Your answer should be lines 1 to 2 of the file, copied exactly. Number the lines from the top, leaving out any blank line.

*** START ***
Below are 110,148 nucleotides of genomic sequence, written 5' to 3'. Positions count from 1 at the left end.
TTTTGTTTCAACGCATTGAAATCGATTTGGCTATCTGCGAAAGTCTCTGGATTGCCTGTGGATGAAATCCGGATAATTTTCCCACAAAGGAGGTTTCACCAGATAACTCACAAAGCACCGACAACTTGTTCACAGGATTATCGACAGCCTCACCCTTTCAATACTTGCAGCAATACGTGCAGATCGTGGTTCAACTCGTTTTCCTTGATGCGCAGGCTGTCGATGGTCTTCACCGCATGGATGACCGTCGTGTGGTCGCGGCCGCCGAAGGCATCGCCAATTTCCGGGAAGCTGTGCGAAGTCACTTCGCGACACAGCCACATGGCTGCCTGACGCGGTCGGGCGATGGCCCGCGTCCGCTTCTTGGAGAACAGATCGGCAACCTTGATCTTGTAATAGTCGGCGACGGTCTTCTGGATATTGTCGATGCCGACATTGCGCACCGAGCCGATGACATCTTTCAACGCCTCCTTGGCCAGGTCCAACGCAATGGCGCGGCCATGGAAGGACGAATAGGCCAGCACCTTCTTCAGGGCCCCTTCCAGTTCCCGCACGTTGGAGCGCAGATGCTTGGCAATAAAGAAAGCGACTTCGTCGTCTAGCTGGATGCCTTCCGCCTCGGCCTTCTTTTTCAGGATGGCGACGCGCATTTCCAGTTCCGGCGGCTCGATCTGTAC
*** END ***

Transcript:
Below are 110,148 nucleotides of genomic sequence, written 5' to 3'. Positions count from 1 at the left end.
TTTTGTTTCAACGCATTGAAATCGATTTGGCTATCTGCGAAAGTCTCTGGATTGCCTGTGGATGAAATCCGGATAATTTTCCCACAAAGGAGGTTTCACCAGATAACTCACAAAGCACCGACAACTTGTTCACAGGATTATCGACAGCCTCACCCTTTCAATACTTGCAGCAATACGTGCAGATCGTGGTTCAACTCGTTTTCCTTGATGCGCAGGCTGTCGATGGTCTTCACCGCATGGATGACCGTCGTGTGGTCGCGGCCGCCGAAGGCATCGCCAATTTCCGGGAAGCTGTGCGAAGTCACTTCGCGACACAGCCACATGGCTGCCTGACGCGGTCGGGCGATGGCCCGCGTCCGCTTCTTGGAGAACAGATCGGCAACCTTGATCTTGTAATAGTCGGCGACGGTCTTCTGGATATTGTCGATGCCGACATTGCGCACCGAGCCGATGACATCTTTCAACGCCTCCTTGGCCAGGTCCAACGCAATGGCGCGGCCATGGAAGGACGAATAGGCCAGCACCTTCTTCAGGGCCCCTTCCAGTTCCCGCACGTTGGAGCGCAGATGCTTGGCAATAAAGAAAGCGACTTCGTCGTCTAGCTGGATGCCTTCCGCCTCGGCCTTCTTTTTCAGGATGGCGACGCGCATTTCCAGTTCCGGCGGCTCGATCTGTAC